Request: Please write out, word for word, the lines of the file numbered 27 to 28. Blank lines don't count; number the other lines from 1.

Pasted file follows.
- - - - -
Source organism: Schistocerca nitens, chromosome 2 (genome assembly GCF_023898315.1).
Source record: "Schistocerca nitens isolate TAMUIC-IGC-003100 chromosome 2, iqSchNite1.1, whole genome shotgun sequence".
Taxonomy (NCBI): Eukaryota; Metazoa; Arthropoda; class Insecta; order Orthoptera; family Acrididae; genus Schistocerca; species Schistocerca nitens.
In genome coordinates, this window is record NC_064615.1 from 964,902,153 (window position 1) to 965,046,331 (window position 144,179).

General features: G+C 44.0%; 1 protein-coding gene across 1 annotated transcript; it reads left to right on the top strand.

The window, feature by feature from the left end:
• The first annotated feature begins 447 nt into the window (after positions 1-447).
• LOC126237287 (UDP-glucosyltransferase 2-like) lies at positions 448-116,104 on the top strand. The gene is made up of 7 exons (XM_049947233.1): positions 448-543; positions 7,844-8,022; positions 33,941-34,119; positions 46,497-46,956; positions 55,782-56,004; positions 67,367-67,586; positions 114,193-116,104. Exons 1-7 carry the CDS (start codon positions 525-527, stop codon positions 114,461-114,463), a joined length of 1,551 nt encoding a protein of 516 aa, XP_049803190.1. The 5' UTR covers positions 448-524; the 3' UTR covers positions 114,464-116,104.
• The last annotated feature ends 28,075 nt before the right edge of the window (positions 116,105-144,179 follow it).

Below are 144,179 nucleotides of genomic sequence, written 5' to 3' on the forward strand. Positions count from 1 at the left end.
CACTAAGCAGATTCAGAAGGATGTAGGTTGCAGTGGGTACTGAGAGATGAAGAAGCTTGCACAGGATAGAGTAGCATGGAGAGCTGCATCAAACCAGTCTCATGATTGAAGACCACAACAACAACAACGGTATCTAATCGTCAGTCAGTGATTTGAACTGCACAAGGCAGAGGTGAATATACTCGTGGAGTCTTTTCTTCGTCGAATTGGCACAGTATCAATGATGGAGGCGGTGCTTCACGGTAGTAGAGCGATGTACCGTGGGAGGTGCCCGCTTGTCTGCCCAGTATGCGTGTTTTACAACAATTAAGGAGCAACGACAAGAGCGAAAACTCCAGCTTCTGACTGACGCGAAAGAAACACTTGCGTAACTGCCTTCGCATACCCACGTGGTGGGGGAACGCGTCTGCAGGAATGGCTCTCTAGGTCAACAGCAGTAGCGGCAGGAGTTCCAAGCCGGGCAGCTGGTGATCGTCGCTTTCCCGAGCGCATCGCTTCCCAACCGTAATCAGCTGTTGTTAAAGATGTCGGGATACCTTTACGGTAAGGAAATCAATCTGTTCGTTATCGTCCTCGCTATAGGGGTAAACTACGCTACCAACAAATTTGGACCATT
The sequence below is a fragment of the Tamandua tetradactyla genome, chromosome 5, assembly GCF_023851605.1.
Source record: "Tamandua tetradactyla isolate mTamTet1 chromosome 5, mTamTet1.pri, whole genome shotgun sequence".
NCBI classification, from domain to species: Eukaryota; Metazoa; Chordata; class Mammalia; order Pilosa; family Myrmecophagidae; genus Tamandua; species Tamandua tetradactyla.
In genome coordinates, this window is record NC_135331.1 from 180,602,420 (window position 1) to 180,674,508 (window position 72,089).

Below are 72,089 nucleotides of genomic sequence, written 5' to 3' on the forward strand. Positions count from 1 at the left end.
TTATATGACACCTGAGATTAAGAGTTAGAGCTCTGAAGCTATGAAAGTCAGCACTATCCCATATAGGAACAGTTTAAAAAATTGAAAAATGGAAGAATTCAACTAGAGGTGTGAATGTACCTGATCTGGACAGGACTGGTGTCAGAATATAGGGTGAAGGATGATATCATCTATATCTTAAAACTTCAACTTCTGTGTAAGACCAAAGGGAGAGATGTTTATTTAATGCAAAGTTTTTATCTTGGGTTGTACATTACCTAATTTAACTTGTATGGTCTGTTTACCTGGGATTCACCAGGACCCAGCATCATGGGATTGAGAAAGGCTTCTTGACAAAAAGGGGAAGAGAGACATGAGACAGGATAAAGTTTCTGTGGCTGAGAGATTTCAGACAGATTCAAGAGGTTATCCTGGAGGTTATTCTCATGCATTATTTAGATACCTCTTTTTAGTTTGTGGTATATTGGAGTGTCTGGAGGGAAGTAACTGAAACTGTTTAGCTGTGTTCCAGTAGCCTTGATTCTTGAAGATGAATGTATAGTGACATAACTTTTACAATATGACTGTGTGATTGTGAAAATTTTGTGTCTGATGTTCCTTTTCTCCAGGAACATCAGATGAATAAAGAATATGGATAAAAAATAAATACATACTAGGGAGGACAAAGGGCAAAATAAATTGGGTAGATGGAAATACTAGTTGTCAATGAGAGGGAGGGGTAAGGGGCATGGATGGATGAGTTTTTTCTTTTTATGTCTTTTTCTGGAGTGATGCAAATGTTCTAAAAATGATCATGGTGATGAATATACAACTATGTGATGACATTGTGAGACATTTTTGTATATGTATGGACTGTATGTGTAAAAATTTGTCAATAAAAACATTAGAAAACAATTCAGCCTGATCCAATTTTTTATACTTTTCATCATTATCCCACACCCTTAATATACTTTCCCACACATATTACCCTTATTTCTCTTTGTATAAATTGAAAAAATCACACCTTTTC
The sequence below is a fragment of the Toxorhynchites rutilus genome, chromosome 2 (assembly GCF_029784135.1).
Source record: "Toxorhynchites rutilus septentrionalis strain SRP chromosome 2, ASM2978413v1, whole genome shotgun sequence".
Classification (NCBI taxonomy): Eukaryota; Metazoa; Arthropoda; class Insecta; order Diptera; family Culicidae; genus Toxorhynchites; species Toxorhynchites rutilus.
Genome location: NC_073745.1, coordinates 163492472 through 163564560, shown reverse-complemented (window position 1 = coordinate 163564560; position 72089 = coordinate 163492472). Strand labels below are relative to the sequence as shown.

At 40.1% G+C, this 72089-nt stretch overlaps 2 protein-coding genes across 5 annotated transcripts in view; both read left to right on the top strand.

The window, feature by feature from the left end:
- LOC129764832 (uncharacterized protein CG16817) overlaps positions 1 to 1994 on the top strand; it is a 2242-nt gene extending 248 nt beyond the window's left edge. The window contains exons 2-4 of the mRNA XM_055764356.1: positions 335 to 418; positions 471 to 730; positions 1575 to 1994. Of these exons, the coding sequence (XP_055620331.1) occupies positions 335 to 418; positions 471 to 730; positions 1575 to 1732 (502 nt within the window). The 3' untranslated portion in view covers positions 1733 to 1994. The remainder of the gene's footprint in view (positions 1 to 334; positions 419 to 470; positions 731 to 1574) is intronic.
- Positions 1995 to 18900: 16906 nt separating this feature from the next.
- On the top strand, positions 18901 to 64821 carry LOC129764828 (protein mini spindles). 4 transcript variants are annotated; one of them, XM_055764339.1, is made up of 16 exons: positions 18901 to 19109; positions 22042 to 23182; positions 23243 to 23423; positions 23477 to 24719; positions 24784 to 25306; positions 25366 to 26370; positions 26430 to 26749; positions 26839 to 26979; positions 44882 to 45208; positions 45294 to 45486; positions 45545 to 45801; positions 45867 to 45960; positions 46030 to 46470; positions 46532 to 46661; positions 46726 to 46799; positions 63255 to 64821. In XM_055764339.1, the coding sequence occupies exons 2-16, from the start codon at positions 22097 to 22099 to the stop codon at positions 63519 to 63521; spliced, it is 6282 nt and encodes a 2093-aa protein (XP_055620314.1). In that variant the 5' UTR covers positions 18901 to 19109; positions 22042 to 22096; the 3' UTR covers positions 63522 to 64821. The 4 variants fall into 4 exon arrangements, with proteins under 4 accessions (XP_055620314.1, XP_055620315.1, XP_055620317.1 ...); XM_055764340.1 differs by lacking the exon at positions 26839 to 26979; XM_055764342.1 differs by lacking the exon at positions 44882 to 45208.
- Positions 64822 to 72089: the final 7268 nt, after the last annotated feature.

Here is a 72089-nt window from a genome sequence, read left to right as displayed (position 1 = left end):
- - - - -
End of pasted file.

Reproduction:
- Positions 64822 to 72089: the final 7268 nt, after the last annotated feature.

Here is a 72089-nt window from a genome sequence, read left to right as displayed (position 1 = left end):